- Lake Oswego Review - Opinion
'Sustainable Life' is a welcome addition
To The Editor:
Kudos to the Pamplin Media Group for its new monthly supplement, 'Sustainable Life.'
Having just completed the NW Earth Institute's discussion course on this topic with like-minded friends in Lake Oswego and West Linn, I think 'Sustainable Life' gives us very helpful and critically important information.
It also serves to remind and motivate us to change our consuming habits and accept responsibility for the earth that sustains us, improving our quality of life and leaving a better legacy for our children than we are currently doing.
It's just not that hard to make a positive difference. I welcome these ideas and 'green business' ads to my mailbox.
Scrapping CSA creates concerns, questions
To the Editor:
I was nonplussed to read the city is ending the organic farm contract (Lake Oswego) Parks and Rec(reation) has up at Luscher Farm.
Not long ago Lake Oswego received a national award for leadership, creativity and innovation with this program. The next week there's talk of taking the richest four acres to use as a dog playfield and now it's being scrapped altogether.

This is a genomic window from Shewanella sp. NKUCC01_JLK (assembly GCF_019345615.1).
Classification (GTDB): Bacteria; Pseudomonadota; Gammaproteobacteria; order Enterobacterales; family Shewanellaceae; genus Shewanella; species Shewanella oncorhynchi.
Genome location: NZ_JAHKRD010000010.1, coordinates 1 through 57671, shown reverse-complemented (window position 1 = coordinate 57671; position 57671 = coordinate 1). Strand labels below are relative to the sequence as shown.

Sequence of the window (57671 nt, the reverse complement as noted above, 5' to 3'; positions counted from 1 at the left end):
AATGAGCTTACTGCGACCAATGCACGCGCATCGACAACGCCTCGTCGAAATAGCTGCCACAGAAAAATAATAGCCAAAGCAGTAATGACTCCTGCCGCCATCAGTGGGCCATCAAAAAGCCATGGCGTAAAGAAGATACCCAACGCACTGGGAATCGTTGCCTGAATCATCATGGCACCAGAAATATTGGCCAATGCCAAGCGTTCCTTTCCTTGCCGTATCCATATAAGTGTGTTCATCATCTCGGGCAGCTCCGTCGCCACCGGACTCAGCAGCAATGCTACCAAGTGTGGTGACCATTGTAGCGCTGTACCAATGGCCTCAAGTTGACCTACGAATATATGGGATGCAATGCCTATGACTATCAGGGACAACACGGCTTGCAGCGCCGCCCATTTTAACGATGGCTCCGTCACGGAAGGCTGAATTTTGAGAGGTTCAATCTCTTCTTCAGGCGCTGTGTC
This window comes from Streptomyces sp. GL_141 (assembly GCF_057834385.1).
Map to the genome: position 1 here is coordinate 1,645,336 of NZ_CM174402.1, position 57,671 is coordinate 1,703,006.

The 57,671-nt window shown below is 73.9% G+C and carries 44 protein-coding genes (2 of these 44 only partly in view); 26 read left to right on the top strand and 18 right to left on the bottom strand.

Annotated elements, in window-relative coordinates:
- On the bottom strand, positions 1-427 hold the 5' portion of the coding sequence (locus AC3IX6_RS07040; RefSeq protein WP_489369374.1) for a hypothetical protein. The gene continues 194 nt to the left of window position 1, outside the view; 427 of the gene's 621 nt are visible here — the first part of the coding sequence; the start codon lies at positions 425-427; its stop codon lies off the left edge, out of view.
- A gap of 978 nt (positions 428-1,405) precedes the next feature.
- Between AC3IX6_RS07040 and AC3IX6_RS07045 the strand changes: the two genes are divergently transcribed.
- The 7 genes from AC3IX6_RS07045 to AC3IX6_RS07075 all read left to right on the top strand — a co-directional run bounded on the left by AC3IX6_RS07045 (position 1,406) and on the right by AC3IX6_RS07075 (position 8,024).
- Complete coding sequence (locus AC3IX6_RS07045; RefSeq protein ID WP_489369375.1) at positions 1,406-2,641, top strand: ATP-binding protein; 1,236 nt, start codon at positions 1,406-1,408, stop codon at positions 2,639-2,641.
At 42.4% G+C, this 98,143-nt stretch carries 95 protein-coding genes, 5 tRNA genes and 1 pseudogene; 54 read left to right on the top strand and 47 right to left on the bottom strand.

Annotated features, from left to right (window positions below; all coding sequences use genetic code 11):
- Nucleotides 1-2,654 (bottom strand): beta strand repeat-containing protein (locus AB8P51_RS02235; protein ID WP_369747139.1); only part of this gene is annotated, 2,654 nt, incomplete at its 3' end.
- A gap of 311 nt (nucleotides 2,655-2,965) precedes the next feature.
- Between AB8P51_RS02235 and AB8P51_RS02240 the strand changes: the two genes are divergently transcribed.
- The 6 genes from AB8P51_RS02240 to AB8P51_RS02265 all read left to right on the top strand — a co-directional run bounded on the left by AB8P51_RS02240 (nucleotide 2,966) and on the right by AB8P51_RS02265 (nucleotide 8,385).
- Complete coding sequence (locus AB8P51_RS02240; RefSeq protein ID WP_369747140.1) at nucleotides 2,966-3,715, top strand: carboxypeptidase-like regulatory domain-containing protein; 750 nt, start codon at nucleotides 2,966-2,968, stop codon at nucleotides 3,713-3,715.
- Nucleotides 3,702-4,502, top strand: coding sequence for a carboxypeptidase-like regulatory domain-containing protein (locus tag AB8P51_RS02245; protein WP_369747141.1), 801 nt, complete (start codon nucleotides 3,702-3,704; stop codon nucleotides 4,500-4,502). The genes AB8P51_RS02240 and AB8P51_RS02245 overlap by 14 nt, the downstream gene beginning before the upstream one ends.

It appears the city has no commitment to a project that keeps a working farm near the city and provides hundreds of people with something they can't get anywhere else; organic food grown in their zip code. This program wasn't losing the city any money and was adding to the health of its residents. Ask anyone with allergies the benefits of eating locally.
CSA, community supported agriculture, is a precious link in the chain where people wonder why their food travels an average of 1,500 miles from field to table?
What pesticides and genetically altered seeds were involved in this?
Do poor people who have the greatest incidence of diabetes in our country have access to good food, too?
Is it wise to have so much of our staples come from countries that don't even really like us while closing local farms?
Knowing the answers to these questions helps one establish a food ethic that goes way deeper than if a product is fat free or not.